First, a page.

Watching them, Engelbart realized that whoever invented the skateboard -- the simple design of wheels fixed to the bottom of a narrow plank -- could not have predicted this use. You simply could never have engineered the sequence of physical changes and reactions.
If Google had invented the skateboard, it would have been known, as Skateboard Beta. A work in progress. Among other things, Google has taught us that to empower innovation, we must become conversant with the concept of Living in Beta.
So it is with our education. What we know today is not constant. Some things we know will remain true. But many will be edited, added, footnoted, paraphrased, or simply deleted.
That editing will be done in collaborative hubs that span the world. They are being built as we speak, with transformational tools -- the sharing apps -- that create pathways around the earth in an instant. We are living in a global public commons of the intellect.
We at NYIT believe you are prepared to be agile and adapt to new knowledge. We have offered courses in Business Administration, Management and Entrepreneurship -- to teach you how to run things. We have offered courses in Psychology, Communication, Education, English and Advertising -- to teach you how to understand things, say things, sell things. We have offered courses in Architecture and Engineering -- to help you build things.
Technology? We have exposed you to many aspects of technology to help prepare you for careers -- and contributions -- in your respective fields. We hope we have offered you the knowledge, too, that your greatest strengths are in your flexibility, your openness, your ability to synthesize information.
As students and, in a few minutes, graduates of NYIT, you are part of a rich heritage of innovation, sustainability, and collaboration. Back in 1973, faculty and students at NYIT designed and built our first hybrid car. Think about it: At the time, a young fellow named Steve Jobs was taking a calligraphy class in Oregon; another teenager, one Bill Gates, was serving as a congressional page.
Over the years, not only have our faculty and students built newer hybrid vehicles; they have also debuted a solar-powered carport on this campus. Others will surely improve on them. Think of it as free-styling with knowledge.
The multiplier effect does not just apply to skateboards. Just look at our dais of forward-thinkers, including our honorary degree recipients Dr. Cooper and Ray Kurzweil.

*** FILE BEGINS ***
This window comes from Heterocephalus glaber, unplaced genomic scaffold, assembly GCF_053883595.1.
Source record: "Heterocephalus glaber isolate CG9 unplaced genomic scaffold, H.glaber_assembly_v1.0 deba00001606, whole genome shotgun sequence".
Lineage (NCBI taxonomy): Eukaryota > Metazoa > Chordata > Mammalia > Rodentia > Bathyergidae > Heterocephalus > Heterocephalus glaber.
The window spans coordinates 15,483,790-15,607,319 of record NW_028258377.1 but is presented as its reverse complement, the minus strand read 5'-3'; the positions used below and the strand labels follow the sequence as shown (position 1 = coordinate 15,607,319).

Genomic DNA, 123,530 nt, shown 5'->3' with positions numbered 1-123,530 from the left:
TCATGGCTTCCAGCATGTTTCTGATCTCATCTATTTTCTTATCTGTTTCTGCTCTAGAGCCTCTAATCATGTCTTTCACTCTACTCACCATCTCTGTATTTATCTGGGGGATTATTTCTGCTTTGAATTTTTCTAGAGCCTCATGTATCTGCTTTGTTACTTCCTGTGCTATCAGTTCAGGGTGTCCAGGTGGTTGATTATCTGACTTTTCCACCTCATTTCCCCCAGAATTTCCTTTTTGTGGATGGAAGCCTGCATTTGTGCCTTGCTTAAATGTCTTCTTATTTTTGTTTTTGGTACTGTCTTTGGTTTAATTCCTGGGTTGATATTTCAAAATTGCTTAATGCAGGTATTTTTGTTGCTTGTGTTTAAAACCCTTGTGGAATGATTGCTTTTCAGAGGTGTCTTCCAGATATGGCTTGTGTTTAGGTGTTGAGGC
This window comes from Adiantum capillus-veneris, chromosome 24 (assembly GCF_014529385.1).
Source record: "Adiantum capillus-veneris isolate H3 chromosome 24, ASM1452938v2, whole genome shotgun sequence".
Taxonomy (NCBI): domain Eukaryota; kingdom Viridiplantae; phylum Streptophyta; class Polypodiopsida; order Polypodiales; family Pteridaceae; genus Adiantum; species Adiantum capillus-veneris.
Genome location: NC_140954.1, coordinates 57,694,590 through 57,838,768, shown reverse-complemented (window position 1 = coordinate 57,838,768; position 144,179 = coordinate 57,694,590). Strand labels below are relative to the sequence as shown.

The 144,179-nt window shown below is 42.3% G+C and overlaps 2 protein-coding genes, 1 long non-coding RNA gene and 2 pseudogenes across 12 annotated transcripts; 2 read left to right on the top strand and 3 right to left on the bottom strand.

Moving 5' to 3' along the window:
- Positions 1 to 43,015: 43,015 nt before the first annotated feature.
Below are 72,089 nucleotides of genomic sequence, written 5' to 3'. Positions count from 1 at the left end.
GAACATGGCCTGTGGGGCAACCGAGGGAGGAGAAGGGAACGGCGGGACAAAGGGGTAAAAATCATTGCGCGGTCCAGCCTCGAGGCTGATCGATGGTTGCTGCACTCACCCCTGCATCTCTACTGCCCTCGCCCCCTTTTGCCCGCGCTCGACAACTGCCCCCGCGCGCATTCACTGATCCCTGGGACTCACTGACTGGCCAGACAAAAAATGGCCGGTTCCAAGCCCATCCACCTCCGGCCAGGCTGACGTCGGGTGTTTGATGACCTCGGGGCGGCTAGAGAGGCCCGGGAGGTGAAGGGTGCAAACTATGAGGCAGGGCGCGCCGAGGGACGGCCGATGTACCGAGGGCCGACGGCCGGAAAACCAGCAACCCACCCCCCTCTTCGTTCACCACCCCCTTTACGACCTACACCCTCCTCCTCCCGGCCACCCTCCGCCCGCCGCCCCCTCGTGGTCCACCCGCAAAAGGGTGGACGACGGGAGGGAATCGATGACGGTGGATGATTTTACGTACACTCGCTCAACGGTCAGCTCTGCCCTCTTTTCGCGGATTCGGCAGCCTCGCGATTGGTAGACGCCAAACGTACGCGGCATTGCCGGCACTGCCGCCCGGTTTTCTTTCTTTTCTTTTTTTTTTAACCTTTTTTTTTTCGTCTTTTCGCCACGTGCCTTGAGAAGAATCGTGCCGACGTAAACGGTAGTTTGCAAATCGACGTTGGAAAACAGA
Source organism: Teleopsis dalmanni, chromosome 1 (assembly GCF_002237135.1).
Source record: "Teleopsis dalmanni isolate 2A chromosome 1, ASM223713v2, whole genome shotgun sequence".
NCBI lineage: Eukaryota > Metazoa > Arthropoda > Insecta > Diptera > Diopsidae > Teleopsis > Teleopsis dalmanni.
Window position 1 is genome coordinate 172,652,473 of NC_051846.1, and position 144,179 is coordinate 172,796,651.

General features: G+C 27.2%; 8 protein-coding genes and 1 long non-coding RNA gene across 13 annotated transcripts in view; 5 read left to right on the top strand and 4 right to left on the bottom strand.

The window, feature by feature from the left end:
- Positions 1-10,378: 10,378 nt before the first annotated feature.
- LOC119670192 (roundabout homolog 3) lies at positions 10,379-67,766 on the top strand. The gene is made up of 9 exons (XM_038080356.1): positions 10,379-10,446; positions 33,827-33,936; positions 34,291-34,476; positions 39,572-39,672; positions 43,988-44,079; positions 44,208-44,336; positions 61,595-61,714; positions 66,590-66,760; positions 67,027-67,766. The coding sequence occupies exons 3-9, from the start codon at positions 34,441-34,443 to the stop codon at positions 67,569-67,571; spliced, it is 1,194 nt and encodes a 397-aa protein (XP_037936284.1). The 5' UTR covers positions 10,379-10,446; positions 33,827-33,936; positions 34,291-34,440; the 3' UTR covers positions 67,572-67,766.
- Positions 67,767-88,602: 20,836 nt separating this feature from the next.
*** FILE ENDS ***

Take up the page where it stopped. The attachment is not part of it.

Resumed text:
Optical scanners had been around for several years when Ray Kurzweil and his associates merged a scanner with a voice synthesizer in 1976. With that, a book could be made to read itself aloud; blind people could read anything, even if the material had not been rendered in Braille. The first Kurzweil Reading Machine covered a tabletop. Thirty years later, its descendant -- combining a digital camera as the scanner and a voice synthesizer -- fits in your pocket. Ray Kurzweil climbed a ladder of ideas.
Now, Doug Engelbart, who stopped to watch those skateboarders, may have more experience than anyone alive with how inventions can take off. He holds Patent 3.541.541, formally described as an "X_Y position indicator for a display system."
We know it today as the computer mouse. Back in the 1960s, he thought files on one computer could be linked with another. He envisioned a "position indicator" -- alias, the mouse -- that would point to the linked file and open it. And then imagine: computers in one place -- say, Old Westbury -- could speak to others, for instance, in Manama, Bahrain.
These were the cave paintings of the digital age: the first lines of hyper-linked language, the roots of the Graphic User Interface, the fundamental ways we communicate with our computers and with the Empire of Knowledge.
We cannot imagine, we cannot dream, we cannot invent without knowledge. We cannot be ourselves, let alone our future selves. The future empire of the mind will be a different one from today's.
As you leave here today, get on your metaphorical skateboards. Go out and explore. Create. Lead. Remake the world.
And have a disposition to speak gently … to love much … to laugh often … to give freely … to pay promptly … and to be kind. Do make us proud.
Congratulations and best wishes to the Class of 2010.
Edward Guiliano, Ph.D., is president and CEO of New York Institute of Technology (NYIT). Since 2000, he has led NYIT to broad recognition as a distinguished institution of higher learning with a firm national, global, and digital footprint in a wide range of forward-thinking academic programs at the undergraduate, graduate, and professional levels.
NYIT President Edward Guiliano delivered welcoming remarks at the 2012 Cyber Security Conference at the NYIT Auditorium on Broadway.
In an in-depth interview, Dr. Guiliano presents his views on subjects related to globalization in higher education, building a first-class university, today's knowledge economy, and the role of technology in a model, 21st-century institute of higher education. Thus far, it has been reprinted/rerun by 10 Chinese media outlets.
NYIT President Edward Guiliano, Ph.D., welcomed technology leaders to Motorola Solutions’ Golden-i®dea Competition and Partner Conference, a two-day event at the NYIT de Seversky Mansion. The partnership with Motorola Solutions encouraged students to come up with innovative applications for Golden-i, a cutting-edge, wireless headset computer, and provided invaluable networking experience for students.
NYIT President Edward Guiliano, Ph.D., discusses the American higher education system with students at National Taichung University of Education in Taiwan.
NYIT President Edward Guiliano, Ph.D., addresses NYIT-Nanjing upperclassmen at the opening of the Center for Humanities and Culture at NYIT-NUPT.